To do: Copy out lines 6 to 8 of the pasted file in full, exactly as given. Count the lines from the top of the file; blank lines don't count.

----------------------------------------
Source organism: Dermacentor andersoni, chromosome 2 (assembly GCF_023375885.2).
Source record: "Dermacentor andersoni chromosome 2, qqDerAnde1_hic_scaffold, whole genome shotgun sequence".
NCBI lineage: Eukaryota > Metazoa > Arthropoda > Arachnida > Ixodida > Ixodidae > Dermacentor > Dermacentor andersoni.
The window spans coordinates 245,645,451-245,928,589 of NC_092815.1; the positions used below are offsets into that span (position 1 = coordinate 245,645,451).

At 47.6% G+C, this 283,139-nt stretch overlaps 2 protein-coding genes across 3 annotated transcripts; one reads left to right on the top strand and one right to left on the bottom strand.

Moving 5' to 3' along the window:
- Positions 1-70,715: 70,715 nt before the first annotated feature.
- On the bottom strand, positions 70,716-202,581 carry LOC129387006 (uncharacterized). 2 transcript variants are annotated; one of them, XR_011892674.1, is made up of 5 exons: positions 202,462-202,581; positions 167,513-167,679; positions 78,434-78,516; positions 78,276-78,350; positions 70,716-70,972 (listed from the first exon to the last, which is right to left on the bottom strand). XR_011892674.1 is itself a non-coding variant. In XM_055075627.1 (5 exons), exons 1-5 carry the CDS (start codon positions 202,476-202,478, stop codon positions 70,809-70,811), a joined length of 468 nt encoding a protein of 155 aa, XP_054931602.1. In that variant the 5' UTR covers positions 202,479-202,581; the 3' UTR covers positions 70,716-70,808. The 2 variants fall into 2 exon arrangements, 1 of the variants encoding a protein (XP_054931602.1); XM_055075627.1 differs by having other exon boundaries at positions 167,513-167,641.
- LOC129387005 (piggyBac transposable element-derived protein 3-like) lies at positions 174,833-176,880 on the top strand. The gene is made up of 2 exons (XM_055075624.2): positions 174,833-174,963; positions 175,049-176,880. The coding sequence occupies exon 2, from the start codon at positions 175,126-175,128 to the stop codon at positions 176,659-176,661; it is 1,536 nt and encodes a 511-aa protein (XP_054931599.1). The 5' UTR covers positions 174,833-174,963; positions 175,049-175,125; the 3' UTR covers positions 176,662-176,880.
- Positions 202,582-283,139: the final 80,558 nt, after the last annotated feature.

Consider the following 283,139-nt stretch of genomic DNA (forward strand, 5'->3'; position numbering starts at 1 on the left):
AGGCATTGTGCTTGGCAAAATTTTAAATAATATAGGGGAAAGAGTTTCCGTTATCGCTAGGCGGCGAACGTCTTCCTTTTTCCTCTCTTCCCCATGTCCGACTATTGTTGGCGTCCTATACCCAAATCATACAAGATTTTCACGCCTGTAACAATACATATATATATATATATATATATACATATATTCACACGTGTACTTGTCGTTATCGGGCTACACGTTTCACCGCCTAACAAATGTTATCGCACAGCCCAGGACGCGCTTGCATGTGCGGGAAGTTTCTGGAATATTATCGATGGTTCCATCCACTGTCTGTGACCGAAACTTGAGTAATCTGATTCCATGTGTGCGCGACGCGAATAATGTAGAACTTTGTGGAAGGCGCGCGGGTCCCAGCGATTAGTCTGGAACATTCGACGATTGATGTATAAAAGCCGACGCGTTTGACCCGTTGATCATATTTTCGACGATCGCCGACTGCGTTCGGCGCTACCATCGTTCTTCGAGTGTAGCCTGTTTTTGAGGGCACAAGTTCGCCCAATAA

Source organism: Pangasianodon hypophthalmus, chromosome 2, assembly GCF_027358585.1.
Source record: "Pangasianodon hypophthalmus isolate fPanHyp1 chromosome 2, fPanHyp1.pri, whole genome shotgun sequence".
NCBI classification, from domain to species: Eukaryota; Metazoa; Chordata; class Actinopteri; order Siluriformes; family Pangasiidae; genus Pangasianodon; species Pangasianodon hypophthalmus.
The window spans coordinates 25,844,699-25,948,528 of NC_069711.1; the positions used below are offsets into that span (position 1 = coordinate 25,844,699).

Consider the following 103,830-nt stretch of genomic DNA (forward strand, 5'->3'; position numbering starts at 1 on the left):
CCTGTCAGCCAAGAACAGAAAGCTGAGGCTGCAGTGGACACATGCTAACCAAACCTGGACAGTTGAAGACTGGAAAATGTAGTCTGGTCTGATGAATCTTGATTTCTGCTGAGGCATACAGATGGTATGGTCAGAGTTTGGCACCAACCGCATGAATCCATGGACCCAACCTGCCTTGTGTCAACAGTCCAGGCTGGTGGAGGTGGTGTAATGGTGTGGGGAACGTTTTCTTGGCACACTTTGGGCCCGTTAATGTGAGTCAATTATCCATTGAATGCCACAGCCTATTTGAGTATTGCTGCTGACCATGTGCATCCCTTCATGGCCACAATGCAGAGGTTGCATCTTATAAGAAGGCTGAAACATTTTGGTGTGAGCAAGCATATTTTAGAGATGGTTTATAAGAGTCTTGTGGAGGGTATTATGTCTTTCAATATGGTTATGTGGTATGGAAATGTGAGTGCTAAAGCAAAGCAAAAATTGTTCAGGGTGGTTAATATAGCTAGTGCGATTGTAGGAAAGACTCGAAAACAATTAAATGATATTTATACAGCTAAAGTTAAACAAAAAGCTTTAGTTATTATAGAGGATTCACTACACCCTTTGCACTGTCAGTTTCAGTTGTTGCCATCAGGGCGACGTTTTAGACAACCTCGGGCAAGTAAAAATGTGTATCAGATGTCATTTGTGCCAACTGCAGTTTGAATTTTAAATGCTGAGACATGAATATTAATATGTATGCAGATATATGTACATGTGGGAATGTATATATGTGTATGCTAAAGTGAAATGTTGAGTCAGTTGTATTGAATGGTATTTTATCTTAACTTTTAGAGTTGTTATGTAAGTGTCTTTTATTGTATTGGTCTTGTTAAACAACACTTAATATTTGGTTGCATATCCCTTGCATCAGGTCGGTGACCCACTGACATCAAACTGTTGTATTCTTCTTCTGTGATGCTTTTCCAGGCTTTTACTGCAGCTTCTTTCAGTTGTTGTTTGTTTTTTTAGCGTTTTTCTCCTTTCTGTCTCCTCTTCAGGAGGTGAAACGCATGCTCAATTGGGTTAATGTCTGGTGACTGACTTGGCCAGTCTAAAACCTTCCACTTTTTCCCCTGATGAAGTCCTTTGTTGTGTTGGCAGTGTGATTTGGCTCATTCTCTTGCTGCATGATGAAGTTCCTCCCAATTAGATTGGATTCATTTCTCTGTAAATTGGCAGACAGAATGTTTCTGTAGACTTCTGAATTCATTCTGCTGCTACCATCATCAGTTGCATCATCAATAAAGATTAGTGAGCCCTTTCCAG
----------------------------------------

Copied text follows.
Moving 5' to 3' along the window:
- Positions 1-70,715: 70,715 nt before the first annotated feature.
- On the bottom strand, positions 70,716-202,581 carry LOC129387006 (uncharacterized). 2 transcript variants are annotated; one of them, XR_011892674.1, is made up of 5 exons: positions 202,462-202,581; positions 167,513-167,679; positions 78,434-78,516; positions 78,276-78,350; positions 70,716-70,972 (listed from the first exon to the last, which is right to left on the bottom strand). XR_011892674.1 is itself a non-coding variant. In XM_055075627.1 (5 exons), exons 1-5 carry the CDS (start codon positions 202,476-202,478, stop codon positions 70,809-70,811), a joined length of 468 nt encoding a protein of 155 aa, XP_054931602.1. In that variant the 5' UTR covers positions 202,479-202,581; the 3' UTR covers positions 70,716-70,808. The 2 variants fall into 2 exon arrangements, 1 of the variants encoding a protein (XP_054931602.1); XM_055075627.1 differs by having other exon boundaries at positions 167,513-167,641.